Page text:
Archive for December, 2008

// Pownce gets bought, pulls the plug

The creators of Pownce announced they’d be closing down on December 15th. Pownce attempted to differentiate themselves from services like Twitter by integrating features like photo and event sharing — with no character limit. However, unlike Twitter there was no easy way to update your status through a mobile device. The end of this service begs the question whether the dead-simple approach of Twitter is responsible for its success or: Do we need a better mousetrap?

// Verizon parent Vodafone acquires LBS company WayFinder

Vodafone, parent company to Verizon Wireless, acquired WayFinder, a Swedish location and navigation services company. WayFinder offers a number of GPS-enabled applications for mobile phones including Wayfinder Navigator which adds points of interest and social networking features to typical mapping functions. Clearly mobile carriers in Europe and the US are looking for easy wins for integrating LBS into their product offerings.

// Nokia Messaging promotes email in mobile experience

Nokia has announced Nokia Messaging, a solution that aims to integrate email into the core Nokia experience. Customized status setting and sending/receiving of IMs is also supported. However, what’s really interesting is Nokia’s ovi webmail offering, positioned to compete with popular offerings like GMail. Nokia sees value in owning the email experience from end-to-end, not just providing a conduit to existing email services.

Amazon has a great mobile web site. When people have asked for good examples of iPhone optimized sites it’s easy to direct them to Amazon as a standout example. It’s very well designed. It’s fast. The amount of information and products presented feels appropriate to the small screen and an on-the-go context. The design language of, its parent site, is applied with thoughtful restraint — including the adapted sliding carousels.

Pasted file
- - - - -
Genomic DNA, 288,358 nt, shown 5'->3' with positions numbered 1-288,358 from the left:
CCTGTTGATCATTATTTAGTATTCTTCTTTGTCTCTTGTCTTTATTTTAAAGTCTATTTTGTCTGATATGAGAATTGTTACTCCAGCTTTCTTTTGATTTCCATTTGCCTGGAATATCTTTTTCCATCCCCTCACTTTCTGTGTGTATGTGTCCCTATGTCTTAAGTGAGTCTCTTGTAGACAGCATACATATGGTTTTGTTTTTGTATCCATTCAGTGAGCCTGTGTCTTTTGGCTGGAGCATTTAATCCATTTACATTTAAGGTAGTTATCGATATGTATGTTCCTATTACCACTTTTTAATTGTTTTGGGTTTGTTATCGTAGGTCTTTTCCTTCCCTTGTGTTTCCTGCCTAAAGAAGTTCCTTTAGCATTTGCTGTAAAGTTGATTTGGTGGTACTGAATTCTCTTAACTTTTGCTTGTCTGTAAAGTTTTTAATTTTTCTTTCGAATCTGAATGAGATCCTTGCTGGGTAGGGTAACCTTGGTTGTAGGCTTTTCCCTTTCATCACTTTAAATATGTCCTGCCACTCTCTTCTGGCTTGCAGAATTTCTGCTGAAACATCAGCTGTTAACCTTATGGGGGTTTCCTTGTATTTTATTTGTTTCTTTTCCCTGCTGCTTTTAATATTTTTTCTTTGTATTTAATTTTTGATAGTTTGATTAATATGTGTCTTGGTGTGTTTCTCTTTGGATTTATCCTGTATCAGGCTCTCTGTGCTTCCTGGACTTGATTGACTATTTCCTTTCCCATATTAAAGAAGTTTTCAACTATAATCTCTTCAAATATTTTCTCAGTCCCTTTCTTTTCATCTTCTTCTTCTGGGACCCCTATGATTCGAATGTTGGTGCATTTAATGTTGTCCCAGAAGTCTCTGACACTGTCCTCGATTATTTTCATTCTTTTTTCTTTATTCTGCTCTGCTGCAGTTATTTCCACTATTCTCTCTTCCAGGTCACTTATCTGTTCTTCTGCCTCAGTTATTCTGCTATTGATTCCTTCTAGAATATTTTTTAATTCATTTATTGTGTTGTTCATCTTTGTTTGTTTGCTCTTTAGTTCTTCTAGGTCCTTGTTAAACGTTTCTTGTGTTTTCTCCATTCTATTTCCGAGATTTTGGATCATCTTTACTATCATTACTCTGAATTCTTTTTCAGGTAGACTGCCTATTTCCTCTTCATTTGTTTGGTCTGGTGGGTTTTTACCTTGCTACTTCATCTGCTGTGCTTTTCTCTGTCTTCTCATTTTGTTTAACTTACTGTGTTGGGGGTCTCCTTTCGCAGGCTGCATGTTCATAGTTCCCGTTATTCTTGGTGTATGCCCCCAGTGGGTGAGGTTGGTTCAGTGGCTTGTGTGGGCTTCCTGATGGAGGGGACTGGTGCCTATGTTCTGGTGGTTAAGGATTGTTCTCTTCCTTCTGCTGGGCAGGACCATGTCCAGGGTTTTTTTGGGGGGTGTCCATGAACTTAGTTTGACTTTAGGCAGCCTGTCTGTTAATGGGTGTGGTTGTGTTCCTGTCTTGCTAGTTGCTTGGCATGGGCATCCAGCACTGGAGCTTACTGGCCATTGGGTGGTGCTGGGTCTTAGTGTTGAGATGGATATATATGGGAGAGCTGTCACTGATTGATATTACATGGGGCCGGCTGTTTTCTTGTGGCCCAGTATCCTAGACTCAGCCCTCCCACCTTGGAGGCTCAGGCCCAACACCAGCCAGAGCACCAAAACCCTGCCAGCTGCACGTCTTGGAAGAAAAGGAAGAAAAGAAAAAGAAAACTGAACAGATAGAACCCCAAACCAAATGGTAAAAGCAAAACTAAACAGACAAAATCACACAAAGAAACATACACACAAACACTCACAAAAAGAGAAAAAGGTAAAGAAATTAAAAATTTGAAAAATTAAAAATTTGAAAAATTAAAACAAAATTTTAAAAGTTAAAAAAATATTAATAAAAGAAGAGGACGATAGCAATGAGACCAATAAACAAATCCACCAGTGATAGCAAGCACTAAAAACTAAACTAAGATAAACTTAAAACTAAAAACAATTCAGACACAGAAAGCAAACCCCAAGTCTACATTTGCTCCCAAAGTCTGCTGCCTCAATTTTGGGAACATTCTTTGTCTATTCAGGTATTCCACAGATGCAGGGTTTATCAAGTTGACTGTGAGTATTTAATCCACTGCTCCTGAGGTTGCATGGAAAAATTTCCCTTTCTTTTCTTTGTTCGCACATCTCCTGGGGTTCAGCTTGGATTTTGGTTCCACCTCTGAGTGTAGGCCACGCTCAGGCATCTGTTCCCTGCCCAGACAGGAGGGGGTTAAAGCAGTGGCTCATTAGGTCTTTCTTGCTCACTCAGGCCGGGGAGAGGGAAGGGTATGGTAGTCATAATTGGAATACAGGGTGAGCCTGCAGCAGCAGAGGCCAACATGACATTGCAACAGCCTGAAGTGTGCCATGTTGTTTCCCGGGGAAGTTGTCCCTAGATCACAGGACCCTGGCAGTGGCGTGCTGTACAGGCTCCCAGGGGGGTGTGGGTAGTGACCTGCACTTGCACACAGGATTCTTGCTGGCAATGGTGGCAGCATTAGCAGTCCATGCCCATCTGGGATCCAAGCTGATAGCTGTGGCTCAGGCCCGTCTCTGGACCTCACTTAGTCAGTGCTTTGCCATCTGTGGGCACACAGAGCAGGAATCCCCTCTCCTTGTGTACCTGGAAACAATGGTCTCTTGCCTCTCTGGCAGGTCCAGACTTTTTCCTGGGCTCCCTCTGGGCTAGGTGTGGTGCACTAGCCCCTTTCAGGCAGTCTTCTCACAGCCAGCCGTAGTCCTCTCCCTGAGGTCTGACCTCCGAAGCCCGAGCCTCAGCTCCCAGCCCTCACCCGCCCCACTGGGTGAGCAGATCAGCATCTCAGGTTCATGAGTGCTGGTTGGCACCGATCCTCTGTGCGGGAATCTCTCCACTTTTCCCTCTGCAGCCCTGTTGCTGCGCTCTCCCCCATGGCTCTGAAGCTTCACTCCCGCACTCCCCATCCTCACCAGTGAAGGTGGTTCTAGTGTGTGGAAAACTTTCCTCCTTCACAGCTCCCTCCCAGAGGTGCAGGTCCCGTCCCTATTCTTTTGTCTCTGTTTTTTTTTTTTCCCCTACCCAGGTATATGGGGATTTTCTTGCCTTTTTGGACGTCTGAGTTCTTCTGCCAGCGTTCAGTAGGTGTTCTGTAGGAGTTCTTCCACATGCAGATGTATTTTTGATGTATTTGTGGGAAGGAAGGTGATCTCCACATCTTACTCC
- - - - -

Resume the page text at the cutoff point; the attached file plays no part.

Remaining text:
So, why bother with a downloadable iPhone app?

Amazon announced yesterday the Amazon iPhone app for download in Apple’s app store. A better question  is: What functionality warrants a downloadable app? And then, Will that functionality drive adoption better than a well designed mobile web site?

Doing what the mobile web can’t

At first glance, the only feature the application offers that the mobile web version does not is “Amazon Remembers”. The feature lets users to take photos with the iPhone camera and store them as items they want Amazon to remember for them. Amazon says they will try to send you a link to a matching product. What Amazon calls an “experimental feature” can hardly be the sole reason they developed this app. (To my surprise, Amazon Remembers correctly identified both items in my office I photographed. I was particularly impressed it found a 501st Legion Trooper Star Wars figure with Collector Coin.)

True to iPhone App standards

While the mobile web version is impressive, the iPhone app just might justify it’s 40 square pixels of real estate on my increasingly crowded home screen. It behaves as you would expect an Apple application to behave, with familiar icons at the bottom. Delete items from a wish list with a now familiar finger-swipe gesture. If I were a regular Amazon shopper, the iPhone version would become a staple as managing my cart and wish-lists is easier. Unlike Safari Mobile which fails to remember usernames and passwords, this application can.

The answer just might be the app store itself

Apple has done a great job creating an ecosystem for iPhone applications. Despite the aging paradigm of the iTunes Music Store (which needs a new name Steve), users are able to browse useful, noteworthy, and most importantly, user-rated applications. The fact is there’s no equivalent for well-designed mobile web sites, no matter how Safari-optimized they are. Amazon’s solid mobile web site will never show up in a hot list of the top 25 iPhone apps.